Cricket

How India Is Missing Out On A Treasure Trove Of Left-Arm Pacers In The Foreign Fields Of War

left-arm

The last time India saw a left-arm fast bowler, before Natarajan making roars outside the sub-continent, it was way back in 2014. Zaheer Khan wreaked havoc through the Kiwi batting line-up at Wellington. The one prior to him who posted a rippling showdown in Test cricket being a southpaw was RP Singh. He did a decent job at Perth where India copped an iconic victory against the invincible Australians.

Zaheer Khan announces retirement | cricket.com.au

One of the major reasons why India is lacking at producing fine left-arm pacers have been their inability to scout through the domestic tournaments. Another promising name that did the rounds and stunned the world when he dismissed Adam Gilchrist as his maiden Test wicket with an absolute scorcher was Irfan Pathan.

There were extremely high expectations when the younger Pathan sibling made his debut in the international arena. Torn between the conflict of being a batsman and a bowler, he lost his swinging ability. Shortly he found himself out of favour, and he was shown the exit.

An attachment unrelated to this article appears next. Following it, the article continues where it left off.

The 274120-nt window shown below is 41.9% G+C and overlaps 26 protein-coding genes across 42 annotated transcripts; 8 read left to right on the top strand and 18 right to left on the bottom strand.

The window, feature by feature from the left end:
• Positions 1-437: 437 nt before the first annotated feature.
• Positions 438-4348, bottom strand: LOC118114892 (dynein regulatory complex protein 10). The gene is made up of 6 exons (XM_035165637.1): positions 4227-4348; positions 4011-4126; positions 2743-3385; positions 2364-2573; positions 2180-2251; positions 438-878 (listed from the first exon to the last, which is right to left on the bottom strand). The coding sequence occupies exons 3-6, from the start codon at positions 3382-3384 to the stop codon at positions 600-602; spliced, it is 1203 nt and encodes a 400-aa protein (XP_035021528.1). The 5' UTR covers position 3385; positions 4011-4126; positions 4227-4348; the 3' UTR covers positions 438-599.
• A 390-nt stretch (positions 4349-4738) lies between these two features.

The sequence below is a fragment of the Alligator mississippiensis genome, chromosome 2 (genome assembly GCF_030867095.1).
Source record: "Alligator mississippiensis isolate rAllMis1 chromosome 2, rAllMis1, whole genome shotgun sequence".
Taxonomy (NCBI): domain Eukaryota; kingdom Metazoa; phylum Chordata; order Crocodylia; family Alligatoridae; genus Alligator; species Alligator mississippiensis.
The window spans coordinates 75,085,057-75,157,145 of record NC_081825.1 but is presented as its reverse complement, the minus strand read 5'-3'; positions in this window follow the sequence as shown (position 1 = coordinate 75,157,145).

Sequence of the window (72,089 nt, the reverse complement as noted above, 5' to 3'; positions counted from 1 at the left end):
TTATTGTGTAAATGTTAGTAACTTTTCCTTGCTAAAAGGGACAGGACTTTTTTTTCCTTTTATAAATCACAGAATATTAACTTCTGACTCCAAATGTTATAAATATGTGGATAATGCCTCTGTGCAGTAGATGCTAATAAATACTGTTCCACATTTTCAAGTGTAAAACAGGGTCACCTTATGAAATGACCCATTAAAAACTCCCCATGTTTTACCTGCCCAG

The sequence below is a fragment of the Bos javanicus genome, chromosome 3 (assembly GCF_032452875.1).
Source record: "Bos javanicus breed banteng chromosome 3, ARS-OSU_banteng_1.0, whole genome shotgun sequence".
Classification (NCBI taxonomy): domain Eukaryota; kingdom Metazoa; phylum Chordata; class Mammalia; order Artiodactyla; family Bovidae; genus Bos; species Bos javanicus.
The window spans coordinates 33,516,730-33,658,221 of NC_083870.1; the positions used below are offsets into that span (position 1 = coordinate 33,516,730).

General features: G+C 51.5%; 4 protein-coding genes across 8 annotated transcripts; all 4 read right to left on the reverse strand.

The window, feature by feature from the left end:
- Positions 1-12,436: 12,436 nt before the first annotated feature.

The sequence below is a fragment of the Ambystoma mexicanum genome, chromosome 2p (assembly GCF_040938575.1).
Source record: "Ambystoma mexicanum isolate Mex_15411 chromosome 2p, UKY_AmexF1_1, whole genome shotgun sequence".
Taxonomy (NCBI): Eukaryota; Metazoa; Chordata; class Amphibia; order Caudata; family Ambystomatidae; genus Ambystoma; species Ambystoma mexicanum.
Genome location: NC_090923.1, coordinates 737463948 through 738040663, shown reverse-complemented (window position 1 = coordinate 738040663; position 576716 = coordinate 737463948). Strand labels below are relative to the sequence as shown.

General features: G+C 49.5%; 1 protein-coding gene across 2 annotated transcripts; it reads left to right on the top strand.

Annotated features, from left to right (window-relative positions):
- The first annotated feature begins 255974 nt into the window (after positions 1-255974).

Ashish Nehra was another bright prospect but too many injuries plagued his career. He was a pace-machine and yet his bowling action was one of the major reasons why he couldn’t live up to the billing strapped on him.

Now to rotate our focus on T Natarajan, he has already shown promise. However, a lot will depend on the management to hone himself into a wicket-taker. He can belt out relentless yorkers and at times mix them up with a couple of variations those can be menacing.

However, in Test cricket, it needs a lot of patience and strategy to break down the defence of a batsman. Merely peppering one with yorkers isn’t the solution to everything. Ideally, in Test cricket, a batsman is not in a hurry to score runs. Hence, if you consistently bowl yorkers at him, he will cramp himself in a cocoon.

In order to confuse the batsman, one needs to use a lot of weapons. That is exactly where Natarajan will have to excel. The man who shattered the six-year-old hiatus of a left-arm pacer finally scalping wickets in a Test match outside the sub-continent, Natarajan was rested for the first two Test matches against England.

Ideally, the surfaces of India must have been exactly the best place to try the youngster as that would have given a boatload of confidence to the budding sensation. However, India has always been reluctant to the emergence of a proper left-arm pacer and hence, wherein pacers like Trent Boult and Mitchell Starc is ruling the roost, India will have a million miles to go.

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